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Astronomers are trying to crack a strange new case: the mystery of the missing dwarf star.
On Oct. 8, 2013, an explosion on the sun's surface sent a supersonic blast wave of solar wind out into space. This shockwave tore past Mercury and Venus, blitzing by the moon before streaming toward Earth. The shockwave struck a massive blow to the Earth's magnetic field, setting off a magnetized sound pulse around the planet.
Related: Giant Filament Seen on the Sun
Seventy thousand years ago, when modern humans were on the verge of migrating from Africa and before Neanderthals died out, an alien star flew through the outer reaches of the solar system.
Alt: Alien star system buzzed the Sun
Neanderthal communities divided some of their tasks according to their sex. This study, which analyzed 99 incisors and canine teeth of 19 individuals from three different sites, reveals that the dental grooves present in the female fossils follow the same pattern, which is different to that found in male individuals.
Alt: Women were expected to do household chores 100,000 years ago: Neanderthal females fixed clothing while men made tools
Women's bodies may have evolved to make them better at looking after children because men did not put enough effort in, a new study has suggested.
When you whack yourself with a hammer, it feels like the pain is in your thumb. But really it's in your brain.
If you’re like most people, you probably think that looks are mostly genetic–either you’re genetically “blessed” with good looks, or you’re not. But apparently it’s not as simple as that. According to this study, facial attractiveness in high school yearbook photographs increases with paternal education and parental income, “with the latter effect being stronger for female subjects.” In other words, rich kids tend to be more attractive, and especially girls. Whether the parents themselves being rich was related to their looks (which might make the effect genetic after all)…well, we’ll leave that for another study.
The DNA of bacteria that live in the body can pass a trait to offspring in a way that’s similar to that of the parents’ own DNA.
Alt: Inflammatory Bowel Disease May Be from Mom's Bacteria, not DNA
Using marijuana can sometimes compel a person to scoff down large quantities of food. A mouse study published in Nature today (February 18) may reveal part of the reason why. Researchers have found that cannabinoid-induced bouts of “the munchies” occur in mice when the compounds subvert brain cells that normally produce an appetite-suppressing hormone and redirect them to produce an appetite stimulator.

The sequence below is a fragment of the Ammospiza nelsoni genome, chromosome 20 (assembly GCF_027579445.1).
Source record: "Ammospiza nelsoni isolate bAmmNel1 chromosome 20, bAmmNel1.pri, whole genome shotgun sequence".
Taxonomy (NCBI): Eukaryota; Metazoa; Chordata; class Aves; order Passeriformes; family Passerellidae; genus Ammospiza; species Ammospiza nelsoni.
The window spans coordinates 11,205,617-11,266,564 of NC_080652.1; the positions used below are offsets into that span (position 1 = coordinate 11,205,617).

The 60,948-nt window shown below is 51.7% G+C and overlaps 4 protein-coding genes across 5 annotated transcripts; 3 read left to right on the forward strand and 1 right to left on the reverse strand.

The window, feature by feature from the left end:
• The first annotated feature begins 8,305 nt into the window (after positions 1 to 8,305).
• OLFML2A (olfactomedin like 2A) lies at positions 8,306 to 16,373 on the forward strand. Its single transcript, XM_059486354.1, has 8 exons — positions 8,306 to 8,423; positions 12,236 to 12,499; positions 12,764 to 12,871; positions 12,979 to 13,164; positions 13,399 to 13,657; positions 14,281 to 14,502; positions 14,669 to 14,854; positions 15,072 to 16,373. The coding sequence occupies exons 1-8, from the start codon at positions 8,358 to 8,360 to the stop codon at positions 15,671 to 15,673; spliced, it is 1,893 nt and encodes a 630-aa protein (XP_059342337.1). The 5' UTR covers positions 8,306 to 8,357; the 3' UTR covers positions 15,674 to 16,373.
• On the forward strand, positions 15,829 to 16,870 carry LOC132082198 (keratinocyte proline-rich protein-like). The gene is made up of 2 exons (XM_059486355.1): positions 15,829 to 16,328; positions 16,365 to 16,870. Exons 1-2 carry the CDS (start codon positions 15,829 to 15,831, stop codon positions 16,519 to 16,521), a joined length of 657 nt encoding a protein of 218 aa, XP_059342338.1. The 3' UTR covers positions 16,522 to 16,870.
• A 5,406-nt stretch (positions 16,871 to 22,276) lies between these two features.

Until fairly recently, the use of ayahuasca has been the purview of native people living in villages in recondite spots throughout the Amazon rainforest. But over the past decade especially, non-native people have sought the ayahuasca experience, and now this accounts for a full-on tourist boom in some places, most notably Iquitos, Peru, where one can find at least fifty or more ayahuasca-based lodges.
Related: The UK needs common sense about ketamine, by David Nutt
We might think of state supported health care as an innovation of the 20th century, but it's a much older tradition than that. In fact, texts from a village dating back to Egypt's New Kingdom period, about 3,100-3,600 years ago, suggest that in ancient Egypt there was a state-supported health care network designed to ensure that workers making the king's tomb were productive.
Reconstructions of human evolution are prone to simple, overly-tidy scenarios. Our ancestors, for example, stood on two legs to look over tall grass, or began to speak because, well, they finally had something to say. Like much of our understanding of early hominid behavior, the imagined diet of our ancestors has also been over-simplified.
A rich burgundy or crisp chardonnay may be your tipple of choice. But a handful of 1,500-year-old charred grape seeds could help scientists recreate one of the finest ancient wines.
Related: Divers in Caesarea find largest treasure of gold coins ever discovered in Israel
A "mystery manuscript" which has been held in Trafford Archives for more than 120 years has finally been identified.
Related: Ancient animal bone suggests Himiko adopted Chinese fortunetelling method
German authorities on Friday returned 500 historical books including original works by Renaissance scientists Galileo Galilei and Nicolaus Copernicus, stolen from Italian libraries three years ago, to Naples prosecutors.
Related: Rare bibles and Shakespeare folios in $300m 'wow factor' Princeton bequest
Related: Indigenous leaders fight for return of relics featuring in major new exhibition
She won the heart of King Henry VIII, divided the church and lost her head. But nearly 500 years after Anne Boleyn met her death, only one uncontested portrait of her remains.
Technology could mean that our lives are lost to history, according to experts.
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